I took my first Body Electric workshop – Celebrating the Body Erotic – in July 1990 in New York City, taught by Joseph Kramer, founder of the Body Electric School. That workshop changed my life. It introduced me to the concept of sexuality as energy. It gave me a new paradigm for understanding my own erotic body. And the combination of breath, touch, and erotic arousal helped break through a logjam of grief I’d been storing in my body as a gay man living through the AIDS epidemic.

Intrigued by the glimpse of healing through pleasure, I took the workshop again two or three times in the course of the next year. And I sat down for a long interview with Joseph Kramer for an article I wrote for the weekly newspaper The Village Voice. In that interview, Joe Kramer talked about a concept he’d been formulating, the archetype of erotic pioneers providing a community service. He called them “sacred intimates.”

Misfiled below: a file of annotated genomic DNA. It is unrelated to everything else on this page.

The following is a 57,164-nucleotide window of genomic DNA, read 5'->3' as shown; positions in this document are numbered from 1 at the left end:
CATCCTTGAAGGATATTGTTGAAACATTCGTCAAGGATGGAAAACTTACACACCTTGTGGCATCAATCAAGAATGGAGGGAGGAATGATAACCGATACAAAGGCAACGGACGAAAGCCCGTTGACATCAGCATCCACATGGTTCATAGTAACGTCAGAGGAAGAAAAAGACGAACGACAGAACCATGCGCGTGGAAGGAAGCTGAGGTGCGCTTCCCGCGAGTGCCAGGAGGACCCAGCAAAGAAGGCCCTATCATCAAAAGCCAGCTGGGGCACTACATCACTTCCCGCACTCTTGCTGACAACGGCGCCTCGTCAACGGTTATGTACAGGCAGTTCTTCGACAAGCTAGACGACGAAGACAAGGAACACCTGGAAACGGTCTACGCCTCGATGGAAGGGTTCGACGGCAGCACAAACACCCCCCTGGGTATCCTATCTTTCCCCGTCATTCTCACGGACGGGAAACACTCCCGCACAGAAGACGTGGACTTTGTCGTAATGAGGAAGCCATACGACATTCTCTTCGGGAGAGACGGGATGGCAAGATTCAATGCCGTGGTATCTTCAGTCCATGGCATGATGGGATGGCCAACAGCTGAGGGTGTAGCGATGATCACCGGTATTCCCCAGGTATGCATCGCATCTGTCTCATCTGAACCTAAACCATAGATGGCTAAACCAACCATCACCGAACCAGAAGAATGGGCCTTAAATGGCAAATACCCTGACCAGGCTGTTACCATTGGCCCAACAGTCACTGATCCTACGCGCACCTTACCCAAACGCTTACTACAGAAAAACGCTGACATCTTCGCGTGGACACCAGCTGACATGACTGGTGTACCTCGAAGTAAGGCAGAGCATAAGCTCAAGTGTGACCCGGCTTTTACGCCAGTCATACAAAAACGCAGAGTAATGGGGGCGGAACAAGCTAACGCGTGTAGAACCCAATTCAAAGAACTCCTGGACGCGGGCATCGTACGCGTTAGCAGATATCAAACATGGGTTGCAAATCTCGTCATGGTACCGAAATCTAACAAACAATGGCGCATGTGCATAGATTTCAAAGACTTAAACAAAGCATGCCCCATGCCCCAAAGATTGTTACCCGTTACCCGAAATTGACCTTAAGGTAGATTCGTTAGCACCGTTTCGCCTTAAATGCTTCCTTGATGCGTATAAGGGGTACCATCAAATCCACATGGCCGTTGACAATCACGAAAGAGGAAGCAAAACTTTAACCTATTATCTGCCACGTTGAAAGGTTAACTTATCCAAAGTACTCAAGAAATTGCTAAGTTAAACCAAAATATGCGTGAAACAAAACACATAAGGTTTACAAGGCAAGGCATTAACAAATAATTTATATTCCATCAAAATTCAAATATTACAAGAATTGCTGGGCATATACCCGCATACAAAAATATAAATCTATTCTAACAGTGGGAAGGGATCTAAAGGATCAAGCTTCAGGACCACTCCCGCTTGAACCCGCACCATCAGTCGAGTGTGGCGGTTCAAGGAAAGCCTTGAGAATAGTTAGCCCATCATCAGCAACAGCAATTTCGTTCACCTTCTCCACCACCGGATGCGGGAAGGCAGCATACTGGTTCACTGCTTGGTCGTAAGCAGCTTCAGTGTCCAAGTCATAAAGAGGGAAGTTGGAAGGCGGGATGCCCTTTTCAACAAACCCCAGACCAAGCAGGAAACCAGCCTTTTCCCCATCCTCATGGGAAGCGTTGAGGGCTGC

“It comes from what was called the sacred prostitute,” he said. “It weaves together spirituality and sexuality. In my work, I see all kinds of gay men who are sacred intimates. When they’re intimate with you, a transformation takes place. You feel your wholeness. There are plenty of prostitutes around, so you can go and get off with a prostitute. And the next day you have exactly the same craving. A sacred intimate is different. This is about being around someone who you’re transformed by. You either model him — that is, you see that vibrational energy and you bring it into yourself — or maybe there’s an energy that comes from higher places through this person into you. Or you have the experience of being with an unconditional lover, just for a while, that changes you and you learn what unconditional love can be.

“The place where the sacred intimate is most activated in the gay culture right now is as midwives to the dying. This is one of those sacred intimate roles. I think lots of people who sit with people while they’re dying or do hospice work have moments where all of a sudden, they recognize that they are living out an ancient profession: midwife to the dying. Tending to someone’s erotic energy is about the departure of that energy, too, leaving the body and going on.”